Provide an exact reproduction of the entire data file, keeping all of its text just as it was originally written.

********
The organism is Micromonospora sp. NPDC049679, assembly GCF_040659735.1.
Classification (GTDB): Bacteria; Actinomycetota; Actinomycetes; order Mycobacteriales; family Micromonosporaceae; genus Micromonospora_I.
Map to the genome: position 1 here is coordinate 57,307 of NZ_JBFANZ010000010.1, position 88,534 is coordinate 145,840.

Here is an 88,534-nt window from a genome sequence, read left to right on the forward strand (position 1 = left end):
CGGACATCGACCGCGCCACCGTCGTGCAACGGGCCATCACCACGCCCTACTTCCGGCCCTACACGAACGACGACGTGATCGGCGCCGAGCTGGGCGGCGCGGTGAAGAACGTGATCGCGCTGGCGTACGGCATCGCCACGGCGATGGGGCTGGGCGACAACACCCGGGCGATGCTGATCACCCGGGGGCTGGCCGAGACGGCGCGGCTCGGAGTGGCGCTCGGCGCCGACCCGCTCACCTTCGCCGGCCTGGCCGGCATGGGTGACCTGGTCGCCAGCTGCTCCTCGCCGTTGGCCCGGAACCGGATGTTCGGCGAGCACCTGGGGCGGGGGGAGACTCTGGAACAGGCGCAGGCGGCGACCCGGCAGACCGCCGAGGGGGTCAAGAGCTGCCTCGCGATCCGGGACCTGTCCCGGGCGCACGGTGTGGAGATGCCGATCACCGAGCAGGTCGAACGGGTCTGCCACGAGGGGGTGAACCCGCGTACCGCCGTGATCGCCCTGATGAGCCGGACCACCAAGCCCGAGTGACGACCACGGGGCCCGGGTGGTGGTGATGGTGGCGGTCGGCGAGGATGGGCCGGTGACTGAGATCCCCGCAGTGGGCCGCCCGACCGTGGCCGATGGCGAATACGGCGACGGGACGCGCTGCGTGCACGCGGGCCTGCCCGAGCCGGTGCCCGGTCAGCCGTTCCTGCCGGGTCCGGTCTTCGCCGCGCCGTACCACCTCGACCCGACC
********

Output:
The organism is Micromonospora sp. NPDC049679, assembly GCF_040659735.1.
Classification (GTDB): Bacteria; Actinomycetota; Actinomycetes; order Mycobacteriales; family Micromonosporaceae; genus Micromonospora_I.
Map to the genome: position 1 here is coordinate 57,307 of NZ_JBFANZ010000010.1, position 88,534 is coordinate 145,840.

Here is an 88,534-nt window from a genome sequence, read left to right on the forward strand (position 1 = left end):
CGGACATCGACCGCGCCACCGTCGTGCAACGGGCCATCACCACGCCCTACTTCCGGCCCTACACGAACGACGACGTGATCGGCGCCGAGCTGGGCGGCGCGGTGAAGAACGTGATCGCGCTGGCGTACGGCATCGCCACGGCGATGGGGCTGGGCGACAACACCCGGGCGATGCTGATCACCCGGGGGCTGGCCGAGACGGCGCGGCTCGGAGTGGCGCTCGGCGCCGACCCGCTCACCTTCGCCGGCCTGGCCGGCATGGGTGACCTGGTCGCCAGCTGCTCCTCGCCGTTGGCCCGGAACCGGATGTTCGGCGAGCACCTGGGGCGGGGGGAGACTCTGGAACAGGCGCAGGCGGCGACCCGGCAGACCGCCGAGGGGGTCAAGAGCTGCCTCGCGATCCGGGACCTGTCCCGGGCGCACGGTGTGGAGATGCCGATCACCGAGCAGGTCGAACGGGTCTGCCACGAGGGGGTGAACCCGCGTACCGCCGTGATCGCCCTGATGAGCCGGACCACCAAGCCCGAGTGACGACCACGGGGCCCGGGTGGTGGTGATGGTGGCGGTCGGCGAGGATGGGCCGGTGACTGAGATCCCCGCAGTGGGCCGCCCGACCGTGGCCGATGGCGAATACGGCGACGGGACGCGCTGCGTGCACGCGGGCCTGCCCGAGCCGGTGCCCGGTCAGCCGTTCCTGCCGGGTCCGGTCTTCGCCGCGCCGTACCACCTCGACCCGACC